It’s widely known that quality sleep can improve your memory, reduce inflammation (the pre-cursor to most disease), sharpen your mental focus, help you control your weight, and lower your stress levels.

Probiotics (beneficial bacteria) produce and regulate a number of neurotransmitters and hormones that impact our sleep:

Tryptophan and Melatonin: Probiotics can increase blood levels of tryptophan, an amino acid that converts into serotonin and then into melatonin, the hormone that regulates how sleepy you feel.

Serotonin: Serotonin is a neurotransmitter that helps to regulate mood and plays a significant role in sleep quality. Researchers found that serotonin deficiency in rats led to disrupted sleep-wake cycles. Most serotonin is made in the gut.

GABA: Beneficial bacteria help produce GABA, the calming brain chemical, as well as enhance its brain receptors.

Cortisol: If temporary stress and anxiety are the cause of your sleepless nights, rest assured that probiotics may even lower levels of cortisol, a hormone that becomes elevated during times of stress.

So what probiotic strains have been shown to be effective for sleep? Not many, just yet.

A small study showed that the probiotic Streptococcus can help improve sleep outcomes.

Mental Health Benefits of Probiotics

The relationship between the microbiota and anxiety/depression has been studied mainly in animals … but preliminary research is promising.

Your gut microbiota plays a major role in the communication between the gut and the brain.

A review of several research studies showed that certain probiotics have antidepressant and anti-anxiety properties. The researchers concluded:

Regulation of the gut microbiota using diet, probiotics and FMT (fecal microbiota transplantation) may have important benefits for preventing and treating depression.

Weight Loss Benefits of Probiotics

In a metaanalysis of over 800 studies, researchers found that:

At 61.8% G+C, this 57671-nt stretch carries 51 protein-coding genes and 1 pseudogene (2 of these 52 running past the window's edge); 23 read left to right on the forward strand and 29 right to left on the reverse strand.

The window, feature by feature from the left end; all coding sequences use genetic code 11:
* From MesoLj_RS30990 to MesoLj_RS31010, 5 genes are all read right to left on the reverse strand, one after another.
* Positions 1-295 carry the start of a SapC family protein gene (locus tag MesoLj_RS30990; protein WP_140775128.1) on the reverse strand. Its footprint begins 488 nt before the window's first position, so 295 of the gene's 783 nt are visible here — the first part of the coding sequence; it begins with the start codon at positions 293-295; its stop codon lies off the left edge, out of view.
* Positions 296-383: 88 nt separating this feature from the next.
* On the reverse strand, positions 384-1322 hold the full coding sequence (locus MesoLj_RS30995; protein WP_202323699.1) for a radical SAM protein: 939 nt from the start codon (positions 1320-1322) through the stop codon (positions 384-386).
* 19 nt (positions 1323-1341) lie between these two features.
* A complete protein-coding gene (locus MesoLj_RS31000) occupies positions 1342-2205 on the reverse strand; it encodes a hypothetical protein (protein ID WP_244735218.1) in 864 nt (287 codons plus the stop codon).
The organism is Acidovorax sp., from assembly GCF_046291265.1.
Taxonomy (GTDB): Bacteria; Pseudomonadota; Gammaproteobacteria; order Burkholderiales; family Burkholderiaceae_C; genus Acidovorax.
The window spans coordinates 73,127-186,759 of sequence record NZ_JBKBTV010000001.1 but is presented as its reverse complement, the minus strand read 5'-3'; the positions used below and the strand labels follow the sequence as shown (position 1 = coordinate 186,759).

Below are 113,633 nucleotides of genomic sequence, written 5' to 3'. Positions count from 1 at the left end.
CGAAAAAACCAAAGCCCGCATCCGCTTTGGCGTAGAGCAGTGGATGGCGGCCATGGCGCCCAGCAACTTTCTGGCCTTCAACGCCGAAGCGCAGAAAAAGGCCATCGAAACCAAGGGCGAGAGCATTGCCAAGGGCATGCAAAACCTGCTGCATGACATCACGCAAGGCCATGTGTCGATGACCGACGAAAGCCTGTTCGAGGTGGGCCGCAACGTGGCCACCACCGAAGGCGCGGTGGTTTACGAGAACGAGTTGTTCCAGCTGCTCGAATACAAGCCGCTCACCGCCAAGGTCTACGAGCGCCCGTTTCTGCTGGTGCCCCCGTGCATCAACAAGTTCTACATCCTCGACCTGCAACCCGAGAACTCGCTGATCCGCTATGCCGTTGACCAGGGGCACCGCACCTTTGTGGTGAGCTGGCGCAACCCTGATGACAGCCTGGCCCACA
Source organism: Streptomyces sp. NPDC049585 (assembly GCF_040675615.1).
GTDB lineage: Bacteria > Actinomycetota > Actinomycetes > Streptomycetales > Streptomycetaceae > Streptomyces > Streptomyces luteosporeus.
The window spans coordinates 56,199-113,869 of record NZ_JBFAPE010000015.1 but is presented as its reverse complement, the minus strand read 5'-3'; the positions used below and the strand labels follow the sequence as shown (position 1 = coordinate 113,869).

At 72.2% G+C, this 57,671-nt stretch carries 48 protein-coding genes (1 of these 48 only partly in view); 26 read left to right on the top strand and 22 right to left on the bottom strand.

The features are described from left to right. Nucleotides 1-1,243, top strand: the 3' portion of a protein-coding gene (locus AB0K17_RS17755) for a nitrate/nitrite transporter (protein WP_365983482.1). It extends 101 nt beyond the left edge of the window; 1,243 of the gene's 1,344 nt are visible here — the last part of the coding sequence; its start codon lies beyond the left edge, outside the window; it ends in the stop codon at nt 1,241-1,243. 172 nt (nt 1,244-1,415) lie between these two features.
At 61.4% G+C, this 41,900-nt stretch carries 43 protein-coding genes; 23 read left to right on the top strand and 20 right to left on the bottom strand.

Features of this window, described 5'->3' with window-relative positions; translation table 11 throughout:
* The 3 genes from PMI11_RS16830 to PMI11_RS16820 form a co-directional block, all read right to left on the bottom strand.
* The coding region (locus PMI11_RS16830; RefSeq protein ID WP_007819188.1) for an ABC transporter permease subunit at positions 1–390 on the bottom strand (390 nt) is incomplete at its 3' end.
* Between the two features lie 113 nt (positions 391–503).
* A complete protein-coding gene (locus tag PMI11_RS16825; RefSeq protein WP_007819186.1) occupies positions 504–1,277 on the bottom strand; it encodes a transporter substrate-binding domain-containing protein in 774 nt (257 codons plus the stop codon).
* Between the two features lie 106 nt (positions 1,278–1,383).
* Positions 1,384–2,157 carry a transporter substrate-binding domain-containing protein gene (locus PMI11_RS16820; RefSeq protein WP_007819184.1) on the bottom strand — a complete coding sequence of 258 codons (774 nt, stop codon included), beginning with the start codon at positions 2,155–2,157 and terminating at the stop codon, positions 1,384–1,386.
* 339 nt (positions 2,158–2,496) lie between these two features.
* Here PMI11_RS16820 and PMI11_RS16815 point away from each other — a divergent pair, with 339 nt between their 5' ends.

Administration of probiotics resulted in a significantly larger reduction in body weight and fat percentage compared with placebo; however, the effect sizes were small.

Immunity Benefits

Research is still emerging in this area but it appears probiotics may be able to help you keep your immune system functioning at a higher level.

New research has shown that certain strains can activate health immune cells and decrease inflammation.

Gut Health Benefits

Several probiotic strains have been shown to help those suffering from GI issues like diarrhea, irritable bowel syndrome (IBS), irritable bowl disease (IBD), and food allergies.

Safety and Side Effects of Probiotics

According to the National Institutes of Health, the safety of probiotics depends on the state of your health and the strain you’re using.

In people who are generally healthy, probiotics have a solid safety record. Side effects, if they occur at all, usually consist only of mild digestive symptoms such as gas.

On the other hand, there have been reports linking some probiotics to severe side effects, such as dangerous infections, in people with serious underlying medical problems. The people who are most at risk of severe side effects include critically ill patients, those who have had surgery, very sick infants, and people with weakened immune systems.

Do your homework and ask your doctor about any certain strains so she/he can tell you whether it’s safe for you.

Bottom Line About Probiotics

the best probioticsFrom the day you were born, your digestive tract has been exposed to a steady stream of bacteria–some helpful, some harmful. One key to gastrointestinal (GI) health is maintaining a balance of these “good” and “bad” bacteria.

Over time, diet, aging, antibiotic use, travel, medications, illness, stress, and hormonal changes can disrupt your intestinal balance.

Keeping a healthy level of these “good” bacteria is key to maintaining your digestive and immune health.

To help level the playing field of good and bad bacteria, many people find it helpful to add a daily supplement or eat more probiotic fortified foods and beverages.

Like most industries, the market for probiotics is ripe with crappy products. The only way to know if your probiotic is legit is to answer the 6 questions above. If a manufacturer is hesitant to provide any information you ask for, that’s a big red flag for an inferior product that could do more harm than good.

10 minutes of research makes a world of difference when it comes to choosing the right probiotic supplement for you.

Learn More About Pure Food DIGEST (Probiotics + Prebiotics + Digestive Enzymes

Sources Not Linked to Above/Further Reading:

https://ods.od.nih.gov/factsheets/Probiotics-HealthProfessional/

https://www.health.harvard.edu/vitamins-and-supplements/health-benefits-of-taking-probiotics

https://www.scientificamerican.com/article/strange-but-true-humans-carry-more-bacterial-cells-than-human-ones/

https://my.clevelandclinic.org/health/articles/14598-probiotics

https://www.ncbi.nlm.nih.gov/pubmed/10564096

https://www.wsj.com/articles/SB10001424052970204468004577164732944974356

https://www.scientificamerican.com/article/gut-second-brain/

https://www.the-rheumatologist.org/details/article/1386089/The_Microbiome.html

https://fivethirtyeight.com/features/gut-week-do-probiotics-work-are-they-good-for-me/ 

https://experiencelife.com/article/how-to-heal-a-leaky-gut/